The film stars Albert Finney, Billy Crudup, Ewan McGregor (doing a quite respectable Southern accent, much to my surprise), and Jessica Lange, all of whom I respect as actors, and so I figured that I would most likely enjoy the film. Plus, you gotta love Tim Burton. Plus, the film's about storytelling, focusing on the conflict between a pragmatic son and his lack of patience with his fanciful father, who is an unabashed teller of tall tales (which tendency of course ties in with the film's title). And I love a good story about storytelling.
So, anyway, I expected to like the movie. I didn't expect to like it this much, though. I didn't expect to laugh so many times, or to leave the theatre with my face and neck still wet with tears. I found the film really quite extraordinary in its gradual building of emotional weight as well as its storytelling methods and basic themes.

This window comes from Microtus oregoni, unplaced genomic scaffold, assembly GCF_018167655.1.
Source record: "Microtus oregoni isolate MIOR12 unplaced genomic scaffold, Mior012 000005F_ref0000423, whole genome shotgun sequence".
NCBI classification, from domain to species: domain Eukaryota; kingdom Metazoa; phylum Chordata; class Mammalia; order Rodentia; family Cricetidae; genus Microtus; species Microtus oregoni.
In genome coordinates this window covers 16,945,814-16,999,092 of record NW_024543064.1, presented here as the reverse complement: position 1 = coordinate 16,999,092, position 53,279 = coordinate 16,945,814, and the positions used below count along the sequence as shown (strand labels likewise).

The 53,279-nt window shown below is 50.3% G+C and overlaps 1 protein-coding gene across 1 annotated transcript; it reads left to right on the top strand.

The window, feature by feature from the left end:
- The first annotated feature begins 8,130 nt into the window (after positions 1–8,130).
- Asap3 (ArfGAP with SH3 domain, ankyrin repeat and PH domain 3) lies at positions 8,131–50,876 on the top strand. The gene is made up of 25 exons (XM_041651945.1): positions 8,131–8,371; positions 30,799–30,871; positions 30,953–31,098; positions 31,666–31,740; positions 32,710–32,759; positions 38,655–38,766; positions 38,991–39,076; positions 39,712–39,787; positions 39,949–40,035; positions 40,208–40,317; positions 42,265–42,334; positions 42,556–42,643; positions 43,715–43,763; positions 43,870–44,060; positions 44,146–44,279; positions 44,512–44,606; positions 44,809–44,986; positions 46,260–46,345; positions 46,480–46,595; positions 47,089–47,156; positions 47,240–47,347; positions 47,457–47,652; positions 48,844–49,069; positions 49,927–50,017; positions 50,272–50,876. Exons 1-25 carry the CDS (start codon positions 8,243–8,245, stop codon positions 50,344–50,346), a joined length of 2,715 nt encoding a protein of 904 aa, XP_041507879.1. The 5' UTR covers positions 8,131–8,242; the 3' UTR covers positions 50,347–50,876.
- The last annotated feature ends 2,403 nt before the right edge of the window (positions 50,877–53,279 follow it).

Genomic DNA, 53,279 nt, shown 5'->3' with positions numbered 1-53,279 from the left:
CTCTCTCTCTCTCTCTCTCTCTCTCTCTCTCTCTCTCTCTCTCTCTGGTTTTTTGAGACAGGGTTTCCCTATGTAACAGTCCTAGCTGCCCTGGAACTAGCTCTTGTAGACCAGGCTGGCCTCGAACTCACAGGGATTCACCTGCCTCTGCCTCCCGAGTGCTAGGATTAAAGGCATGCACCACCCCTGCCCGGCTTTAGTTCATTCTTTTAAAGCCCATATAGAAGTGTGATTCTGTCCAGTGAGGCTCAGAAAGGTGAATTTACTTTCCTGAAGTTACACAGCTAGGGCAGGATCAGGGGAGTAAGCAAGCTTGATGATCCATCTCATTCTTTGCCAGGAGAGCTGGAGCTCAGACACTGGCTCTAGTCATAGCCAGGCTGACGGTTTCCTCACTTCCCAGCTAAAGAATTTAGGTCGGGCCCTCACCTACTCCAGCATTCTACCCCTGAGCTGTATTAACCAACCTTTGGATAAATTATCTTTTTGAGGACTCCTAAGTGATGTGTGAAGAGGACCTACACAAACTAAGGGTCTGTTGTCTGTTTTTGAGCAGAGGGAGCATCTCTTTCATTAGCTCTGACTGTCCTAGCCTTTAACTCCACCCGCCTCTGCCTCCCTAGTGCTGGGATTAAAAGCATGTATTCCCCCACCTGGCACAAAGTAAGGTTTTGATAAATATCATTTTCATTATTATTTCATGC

The plot itself combines 's sense of family history and the struggle between fathers and sons (also explored in the film Lone Star), 's sense of storytelling and mythology, 's sense of fantasy and the ever-shiftingly reciprocal relationship between story and storyteller, 's sense of the supernatural and boyhood adventure, and the film Stand By Me's sense of storytelling and humor.
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Thus spake Kimberly: The movie is darn good.